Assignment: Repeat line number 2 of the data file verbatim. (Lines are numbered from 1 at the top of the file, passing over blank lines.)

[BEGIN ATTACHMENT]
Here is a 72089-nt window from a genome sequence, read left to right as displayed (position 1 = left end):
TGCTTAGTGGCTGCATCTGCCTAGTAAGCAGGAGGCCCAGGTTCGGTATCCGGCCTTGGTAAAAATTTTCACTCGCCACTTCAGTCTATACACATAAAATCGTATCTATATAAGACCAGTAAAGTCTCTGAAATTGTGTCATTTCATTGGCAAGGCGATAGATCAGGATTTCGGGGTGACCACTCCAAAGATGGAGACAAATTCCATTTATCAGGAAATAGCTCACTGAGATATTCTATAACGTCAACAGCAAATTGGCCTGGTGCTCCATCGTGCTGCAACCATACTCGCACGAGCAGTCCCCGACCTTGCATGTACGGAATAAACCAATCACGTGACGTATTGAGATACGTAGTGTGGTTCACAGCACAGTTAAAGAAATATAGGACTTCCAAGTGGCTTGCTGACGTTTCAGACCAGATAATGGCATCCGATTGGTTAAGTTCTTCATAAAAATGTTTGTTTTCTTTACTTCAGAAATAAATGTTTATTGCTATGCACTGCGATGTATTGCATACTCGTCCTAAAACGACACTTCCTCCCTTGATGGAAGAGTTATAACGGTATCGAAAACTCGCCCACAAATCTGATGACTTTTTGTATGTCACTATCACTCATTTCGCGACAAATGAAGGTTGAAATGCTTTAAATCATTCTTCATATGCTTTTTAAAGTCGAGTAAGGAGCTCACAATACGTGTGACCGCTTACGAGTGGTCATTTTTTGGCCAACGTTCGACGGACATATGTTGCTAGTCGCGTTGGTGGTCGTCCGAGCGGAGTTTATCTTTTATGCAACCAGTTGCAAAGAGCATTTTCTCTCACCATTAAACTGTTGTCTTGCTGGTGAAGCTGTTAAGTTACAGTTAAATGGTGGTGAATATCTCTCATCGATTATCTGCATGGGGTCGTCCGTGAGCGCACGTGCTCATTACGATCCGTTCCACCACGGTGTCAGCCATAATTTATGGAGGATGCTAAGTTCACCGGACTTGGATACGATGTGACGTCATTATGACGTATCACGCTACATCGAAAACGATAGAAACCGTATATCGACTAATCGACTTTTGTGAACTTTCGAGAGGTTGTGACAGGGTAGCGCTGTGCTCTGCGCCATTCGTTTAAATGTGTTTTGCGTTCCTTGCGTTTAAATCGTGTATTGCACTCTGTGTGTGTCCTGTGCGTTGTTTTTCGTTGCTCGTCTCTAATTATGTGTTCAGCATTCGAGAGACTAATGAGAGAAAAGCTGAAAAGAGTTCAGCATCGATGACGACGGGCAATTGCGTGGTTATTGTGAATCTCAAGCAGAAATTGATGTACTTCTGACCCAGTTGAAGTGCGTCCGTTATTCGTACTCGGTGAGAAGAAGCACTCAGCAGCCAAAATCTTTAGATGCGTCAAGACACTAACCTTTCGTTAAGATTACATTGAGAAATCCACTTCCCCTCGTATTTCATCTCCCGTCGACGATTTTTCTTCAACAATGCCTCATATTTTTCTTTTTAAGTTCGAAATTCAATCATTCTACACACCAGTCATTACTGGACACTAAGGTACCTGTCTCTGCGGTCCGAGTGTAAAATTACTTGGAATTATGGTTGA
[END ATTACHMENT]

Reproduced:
TGCTTAGTGGCTGCATCTGCCTAGTAAGCAGGAGGCCCAGGTTCGGTATCCGGCCTTGGTAAAAATTTTCACTCGCCACTTCAGTCTATACACATAAAATCGTATCTATATAAGACCAGTAAAGTCTCTGAAATTGTGTCATTTCATTGGCAAGGCGATAGATCAGGATTTCGGGGTGACCACTCCAAAGATGGAGACAAATTCCATTTATCAGGAAATAGCTCACTGAGATATTCTATAACGTCAACAGCAAATTGGCCTGGTGCTCCATCGTGCTGCAACCATACTCGCACGAGCAGTCCCCGACCTTGCATGTACGGAATAAACCAATCACGTGACGTATTGAGATACGTAGTGTGGTTCACAGCACAGTTAAAGAAATATAGGACTTCCAAGTGGCTTGCTGACGTTTCAGACCAGATAATGGCATCCGATTGGTTAAGTTCTTCATAAAAATGTTTGTTTTCTTTACTTCAGAAATAAATGTTTATTGCTATGCACTGCGATGTATTGCATACTCGTCCTAAAACGACACTTCCTCCCTTGATGGAAGAGTTATAACGGTATCGAAAACTCGCCCACAAATCTGATGACTTTTTGTATGTCACTATCACTCATTTCGCGACAAATGAAGGTTGAAATGCTTTAAATCATTCTTCATATGCTTTTTAAAGTCGAGTAAGGAGCTCACAATACGTGTGACCGCTTACGAGTGGTCATTTTTTGGCCAACGTTCGACGGACATATGTTGCTAGTCGCGTTGGTGGTCGTCCGAGCGGAGTTTATCTTTTATGCAACCAGTTGCAAAGAGCATTTTCTCTCACCATTAAACTGTTGTCTTGCTGGTGAAGCTGTTAAGTTACAGTTAAATGGTGGTGAATATCTCTCATCGATTATCTGCATGGGGTCGTCCGTGAGCGCACGTGCTCATTACGATCCGTTCCACCACGGTGTCAGCCATAATTTATGGAGGATGCTAAGTTCACCGGACTTGGATACGATGTGACGTCATTATGACGTATCACGCTACATCGAAAACGATAGAAACCGTATATCGACTAATCGACTTTTGTGAACTTTCGAGAGGTTGTGACAGGGTAGCGCTGTGCTCTGCGCCATTCGTTTAAATGTGTTTTGCGTTCCTTGCGTTTAAATCGTGTATTGCACTCTGTGTGTGTCCTGTGCGTTGTTTTTCGTTGCTCGTCTCTAATTATGTGTTCAGCATTCGAGAGACTAATGAGAGAAAAGCTGAAAAGAGTTCAGCATCGATGACGACGGGCAATTGCGTGGTTATTGTGAATCTCAAGCAGAAATTGATGTACTTCTGACCCAGTTGAAGTGCGTCCGTTATTCGTACTCGGTGAGAAGAAGCACTCAGCAGCCAAAATCTTTAGATGCGTCAAGACACTAACCTTTCGTTAAGATTACATTGAGAAATCCACTTCCCCTCGTATTTCATCTCCCGTCGACGATTTTTCTTCAACAATGCCTCATATTTTTCTTTTTAAGTTCGAAATTCAATCATTCTACACACCAGTCATTACTGGACACTAAGGTACCTGTCTCTGCGGTCCGAGTGTAAAATTACTTGGAATTATGGTTGA